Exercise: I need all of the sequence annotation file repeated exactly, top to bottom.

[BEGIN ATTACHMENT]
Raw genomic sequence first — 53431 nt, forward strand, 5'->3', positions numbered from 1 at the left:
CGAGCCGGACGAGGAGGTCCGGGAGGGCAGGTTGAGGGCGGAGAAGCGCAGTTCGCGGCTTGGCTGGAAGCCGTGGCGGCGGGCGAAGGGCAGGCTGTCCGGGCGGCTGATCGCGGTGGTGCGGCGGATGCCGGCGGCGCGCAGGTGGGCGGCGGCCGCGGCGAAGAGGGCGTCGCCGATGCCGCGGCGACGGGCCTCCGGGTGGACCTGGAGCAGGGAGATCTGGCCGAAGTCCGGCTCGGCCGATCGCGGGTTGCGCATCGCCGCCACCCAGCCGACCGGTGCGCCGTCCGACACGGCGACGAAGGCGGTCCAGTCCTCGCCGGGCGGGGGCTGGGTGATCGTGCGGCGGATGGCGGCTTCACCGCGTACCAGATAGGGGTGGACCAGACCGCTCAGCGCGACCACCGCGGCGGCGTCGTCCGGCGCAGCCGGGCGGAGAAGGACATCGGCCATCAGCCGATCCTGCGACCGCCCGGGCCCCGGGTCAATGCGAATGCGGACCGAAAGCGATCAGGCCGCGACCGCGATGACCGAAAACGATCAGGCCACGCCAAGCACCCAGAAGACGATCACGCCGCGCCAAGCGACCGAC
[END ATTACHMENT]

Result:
Raw genomic sequence first — 53431 nt, forward strand, 5'->3', positions numbered from 1 at the left:
CGAGCCGGACGAGGAGGTCCGGGAGGGCAGGTTGAGGGCGGAGAAGCGCAGTTCGCGGCTTGGCTGGAAGCCGTGGCGGCGGGCGAAGGGCAGGCTGTCCGGGCGGCTGATCGCGGTGGTGCGGCGGATGCCGGCGGCGCGCAGGTGGGCGGCGGCCGCGGCGAAGAGGGCGTCGCCGATGCCGCGGCGACGGGCCTCCGGGTGGACCTGGAGCAGGGAGATCTGGCCGAAGTCCGGCTCGGCCGATCGCGGGTTGCGCATCGCCGCCACCCAGCCGACCGGTGCGCCGTCCGACACGGCGACGAAGGCGGTCCAGTCCTCGCCGGGCGGGGGCTGGGTGATCGTGCGGCGGATGGCGGCTTCACCGCGTACCAGATAGGGGTGGACCAGACCGCTCAGCGCGACCACCGCGGCGGCGTCGTCCGGCGCAGCCGGGCGGAGAAGGACATCGGCCATCAGCCGATCCTGCGACCGCCCGGGCCCCGGGTCAATGCGAATGCGGACCGAAAGCGATCAGGCCGCGACCGCGATGACCGAAAACGATCAGGCCACGCCAAGCACCCAGAAGACGATCACGCCGCGCCAAGCGACCGAC